Wednesday, July 27, 2011

Sharemax law firm accused of extortion

Sharemax law firm accused of extortion
July 27 2011 at 05:00am
By Roy Cokayne


Zambezi mall one of Sharemax by Simphiwe Mbokazi 453

Roy Cokayne

Sharemax attorneys Weavind & Weavind have been accused of attempted extortion and unprofessional conduct, related to a complaint lodged against the law firm with the Law Society of the Northern Provinces by prospective investors in property syndication schemes marketed by Sharemax.

Pierre Hough, a multi-disciplinary strategist and investigator of serious economic crime, claims attempts were made to get his client, Toffie Risk, to withdraw his complaint to the law society and the SAPS. Hough said this week that Risk was living in fear over a damages action instituted against him by Weavind & Weavind.

He alleged Weavind & Weavind had made an offer to Risk that if he signed a document and disassociated himself from Hough’s advice and from Hough as a consultant, it would withdraw the damages action against him.

“This is attempted extortion, which is a very serious matter, and unprofessional conduct. It also amounts to attempting to defeat the ends of justice,” Hough said.

Weavind & Weavind today faces a law society disciplinary committee hearing related to an initial complaint made by Hough, Risk and another of Hough’s clients, JMM Bosman. They claim misappropriation of trust funds in Sharemax schemes, by releasing funds from the law firm’s trust account in contravention of a government prohibition.

A R200 000 claim has been lodged with the Attorneys Fidelity Fund as well.

Weavind & Weavind at the time ignored a request from Business Report for comment about the initial complaint.

However, in response to a letter of demand from an attorney representing 11 other investors in Sharemax schemes, Weavind & Weavind claimed the government prohibition was not applicable to the firm. The law firm subsequently instituted a multimillion-rand damages claim against Risk, Bosman, Hough and his firm, Chase International, for defamation.

Hough said at the time that the claims were an attempt to intimidate his clients.

Weavind & Weavind managing director Raiford Johnson said the allegations of attempted extortion and defeating the ends of justice were extremely serious but neither his firm nor anyone acting on its instructions or with its consent had made any offer, as suggested, to either Bosman or Risk or to anybody acting on behalf of the complainants to the law society.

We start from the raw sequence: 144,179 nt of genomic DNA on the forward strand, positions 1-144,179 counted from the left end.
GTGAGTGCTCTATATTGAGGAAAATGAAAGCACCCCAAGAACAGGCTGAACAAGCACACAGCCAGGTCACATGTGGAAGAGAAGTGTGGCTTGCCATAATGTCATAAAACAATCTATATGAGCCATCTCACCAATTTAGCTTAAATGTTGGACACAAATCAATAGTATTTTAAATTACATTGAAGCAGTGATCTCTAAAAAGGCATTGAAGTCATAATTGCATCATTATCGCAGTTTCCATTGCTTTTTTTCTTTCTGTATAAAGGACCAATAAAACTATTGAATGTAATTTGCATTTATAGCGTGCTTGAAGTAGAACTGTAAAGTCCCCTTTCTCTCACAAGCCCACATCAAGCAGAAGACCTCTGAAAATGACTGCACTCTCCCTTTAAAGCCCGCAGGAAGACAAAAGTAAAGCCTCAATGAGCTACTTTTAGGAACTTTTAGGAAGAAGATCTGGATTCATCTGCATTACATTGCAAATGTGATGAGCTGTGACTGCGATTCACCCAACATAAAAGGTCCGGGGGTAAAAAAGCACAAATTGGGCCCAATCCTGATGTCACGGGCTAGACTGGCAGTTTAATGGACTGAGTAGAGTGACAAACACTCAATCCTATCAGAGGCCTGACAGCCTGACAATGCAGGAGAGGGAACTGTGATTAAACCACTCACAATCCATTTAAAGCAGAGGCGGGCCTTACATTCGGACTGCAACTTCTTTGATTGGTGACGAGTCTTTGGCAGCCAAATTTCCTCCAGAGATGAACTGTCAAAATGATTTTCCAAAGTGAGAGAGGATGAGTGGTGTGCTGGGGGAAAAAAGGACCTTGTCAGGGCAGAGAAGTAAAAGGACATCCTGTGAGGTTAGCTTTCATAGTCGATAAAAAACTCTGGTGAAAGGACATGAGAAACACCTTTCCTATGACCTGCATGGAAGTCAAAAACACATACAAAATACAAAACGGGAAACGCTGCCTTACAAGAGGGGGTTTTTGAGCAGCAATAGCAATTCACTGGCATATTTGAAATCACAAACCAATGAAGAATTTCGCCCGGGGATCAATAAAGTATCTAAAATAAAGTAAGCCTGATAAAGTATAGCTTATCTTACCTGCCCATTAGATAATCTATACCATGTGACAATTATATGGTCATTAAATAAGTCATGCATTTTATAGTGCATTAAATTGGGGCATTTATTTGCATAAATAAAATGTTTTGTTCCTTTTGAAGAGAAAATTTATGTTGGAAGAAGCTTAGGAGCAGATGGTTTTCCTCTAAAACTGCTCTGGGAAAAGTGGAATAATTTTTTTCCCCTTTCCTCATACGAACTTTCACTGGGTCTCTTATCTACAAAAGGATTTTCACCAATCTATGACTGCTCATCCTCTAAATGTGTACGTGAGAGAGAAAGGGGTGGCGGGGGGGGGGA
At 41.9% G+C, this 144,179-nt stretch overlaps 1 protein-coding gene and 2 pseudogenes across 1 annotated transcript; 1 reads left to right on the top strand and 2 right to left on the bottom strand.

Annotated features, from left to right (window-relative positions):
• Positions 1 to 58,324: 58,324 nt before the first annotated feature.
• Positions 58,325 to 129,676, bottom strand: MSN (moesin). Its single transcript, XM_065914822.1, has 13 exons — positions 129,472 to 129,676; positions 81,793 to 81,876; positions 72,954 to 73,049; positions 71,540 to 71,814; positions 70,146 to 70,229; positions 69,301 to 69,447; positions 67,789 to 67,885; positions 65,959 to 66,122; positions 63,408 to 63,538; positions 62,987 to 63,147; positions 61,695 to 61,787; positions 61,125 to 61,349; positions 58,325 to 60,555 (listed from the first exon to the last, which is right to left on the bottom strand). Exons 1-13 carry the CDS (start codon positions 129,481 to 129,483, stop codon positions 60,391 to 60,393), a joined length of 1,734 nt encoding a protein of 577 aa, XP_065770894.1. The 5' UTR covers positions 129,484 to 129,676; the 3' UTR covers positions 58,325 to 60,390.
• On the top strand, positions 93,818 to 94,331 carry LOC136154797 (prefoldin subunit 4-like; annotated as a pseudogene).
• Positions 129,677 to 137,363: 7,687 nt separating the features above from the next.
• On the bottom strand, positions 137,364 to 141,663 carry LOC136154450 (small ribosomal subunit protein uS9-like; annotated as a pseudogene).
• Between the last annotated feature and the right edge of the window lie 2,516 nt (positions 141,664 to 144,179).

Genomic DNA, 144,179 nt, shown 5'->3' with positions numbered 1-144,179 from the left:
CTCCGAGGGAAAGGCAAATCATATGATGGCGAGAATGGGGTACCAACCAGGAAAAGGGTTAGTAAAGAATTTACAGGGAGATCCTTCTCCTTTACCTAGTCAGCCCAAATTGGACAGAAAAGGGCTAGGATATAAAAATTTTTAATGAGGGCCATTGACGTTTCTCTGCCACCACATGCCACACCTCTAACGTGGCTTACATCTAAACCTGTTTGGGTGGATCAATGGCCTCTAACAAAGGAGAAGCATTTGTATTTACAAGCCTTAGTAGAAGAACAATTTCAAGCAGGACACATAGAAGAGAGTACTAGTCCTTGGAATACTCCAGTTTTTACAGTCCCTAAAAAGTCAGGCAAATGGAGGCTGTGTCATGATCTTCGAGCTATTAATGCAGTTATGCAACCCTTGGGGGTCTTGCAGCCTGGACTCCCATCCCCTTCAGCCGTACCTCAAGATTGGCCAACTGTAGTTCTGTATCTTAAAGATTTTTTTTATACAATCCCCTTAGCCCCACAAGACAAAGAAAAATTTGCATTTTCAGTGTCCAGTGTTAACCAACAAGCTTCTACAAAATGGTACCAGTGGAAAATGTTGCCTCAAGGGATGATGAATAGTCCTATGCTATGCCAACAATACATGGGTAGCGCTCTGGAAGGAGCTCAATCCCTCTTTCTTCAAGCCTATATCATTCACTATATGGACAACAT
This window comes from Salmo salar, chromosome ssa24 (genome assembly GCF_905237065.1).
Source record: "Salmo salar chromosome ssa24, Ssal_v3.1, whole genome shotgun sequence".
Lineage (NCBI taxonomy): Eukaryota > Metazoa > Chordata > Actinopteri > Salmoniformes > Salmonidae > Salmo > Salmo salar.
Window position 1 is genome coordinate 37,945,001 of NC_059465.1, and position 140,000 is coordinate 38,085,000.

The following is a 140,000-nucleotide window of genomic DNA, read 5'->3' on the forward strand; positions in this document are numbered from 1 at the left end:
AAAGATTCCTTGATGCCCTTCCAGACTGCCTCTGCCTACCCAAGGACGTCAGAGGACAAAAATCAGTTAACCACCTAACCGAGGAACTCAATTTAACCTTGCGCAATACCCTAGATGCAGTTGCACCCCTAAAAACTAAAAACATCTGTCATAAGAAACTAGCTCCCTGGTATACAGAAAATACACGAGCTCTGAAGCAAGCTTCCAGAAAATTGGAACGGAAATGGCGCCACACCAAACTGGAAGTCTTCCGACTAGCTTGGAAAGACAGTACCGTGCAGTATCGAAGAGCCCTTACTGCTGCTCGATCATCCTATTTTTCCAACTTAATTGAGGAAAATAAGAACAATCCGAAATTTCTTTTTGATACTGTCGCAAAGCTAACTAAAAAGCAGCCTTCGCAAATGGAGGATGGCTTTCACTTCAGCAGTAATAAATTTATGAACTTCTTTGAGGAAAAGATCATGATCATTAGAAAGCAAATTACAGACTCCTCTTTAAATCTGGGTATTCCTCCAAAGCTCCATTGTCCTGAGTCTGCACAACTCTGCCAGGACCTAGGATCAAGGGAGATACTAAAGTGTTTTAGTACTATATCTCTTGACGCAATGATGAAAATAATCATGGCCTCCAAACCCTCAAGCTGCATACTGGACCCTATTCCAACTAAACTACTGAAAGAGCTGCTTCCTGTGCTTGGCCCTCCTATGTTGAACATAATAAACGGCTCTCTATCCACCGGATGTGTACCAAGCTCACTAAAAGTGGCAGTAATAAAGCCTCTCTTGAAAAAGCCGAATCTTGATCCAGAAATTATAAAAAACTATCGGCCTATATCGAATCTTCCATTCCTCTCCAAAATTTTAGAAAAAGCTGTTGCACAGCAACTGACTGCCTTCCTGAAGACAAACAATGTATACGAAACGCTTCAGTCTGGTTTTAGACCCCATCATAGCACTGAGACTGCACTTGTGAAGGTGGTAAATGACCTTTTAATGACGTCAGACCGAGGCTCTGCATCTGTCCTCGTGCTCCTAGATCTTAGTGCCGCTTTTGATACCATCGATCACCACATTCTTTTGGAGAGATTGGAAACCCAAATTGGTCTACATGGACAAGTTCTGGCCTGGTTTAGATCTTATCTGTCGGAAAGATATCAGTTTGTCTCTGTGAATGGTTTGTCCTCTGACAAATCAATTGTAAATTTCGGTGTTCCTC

Johnson said the claims were “totally false, slanderous and obviously made with the intent of causing us (Weavind & Weavind) huge harm”.

Hough said he had lodged a further complaint with the law society last week about the alleged attempted extortion and unprofessional conduct by Weavind & Weavind.

Jaco Fourie, the senior legal official of the disciplinary department at the Law Society of the Northern Provinces, declined to confirm if such a complaint had been lodged. He said a committee of the law society had been provided with certain documentation for the hearing this week and it would consider and discuss them at the hearing.

But, Fourie added, as far as he knew, the people Hough was representing “had withdrawn their complaints” and these allegations now only came from Hough.

Bosman has withdrawn her complaint to the law society while Weavind & Weavind has withdrawn the damages action against her.

Bosman confirmed she had contacted Weavind & Weavind and informed the firm she no longer wanted to continue with her complaint.

“I did not have the energy, time or money to continue with it,” she said.

Charle Rossouw, Toffie Risk’s attorney, declined to comment on whether Risk had withdrawn his complaint against Weavind & Weavind.

Rossouw confirmed they had approached Weavind & Weavind after reviewing Risk’s situation in relation to the summons issued against him for damages.

“There were no offers from Weavind & Weavind in that respect and certain discussions followed thereafter but I cannot discuss them,” he said.


07 December 2010 23:13 Sharemax update: Chris de Beer - lawyer, De BeerJanse v Vuuren & De Wet Inc
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A plea for a proper investigation into the debacle.

ALEC HOGG: Well, Chris de Beer has got a similar case that he's digging into. He's a lawyer at De Beer Janse v Vuuren & De Wet. Chris, you've taken a particular interest in Sharemax. We'll get on to that in a moment, but why? What stimulated you to be interested in this whole saga?

CHRIS DE BEER: Hi Alec. Ja, we are acting on behalf of investors in some of the syndication companies and we had a proper look. We've been investigating the scheme for a while now, and ... down to the fact that in our papers we basically state in 700 pages what we believe the state of affairs is. Certainly some of the syndications are doing much better than the others, but the application is brought with a view of ultimately ensuring protection of investors and the public.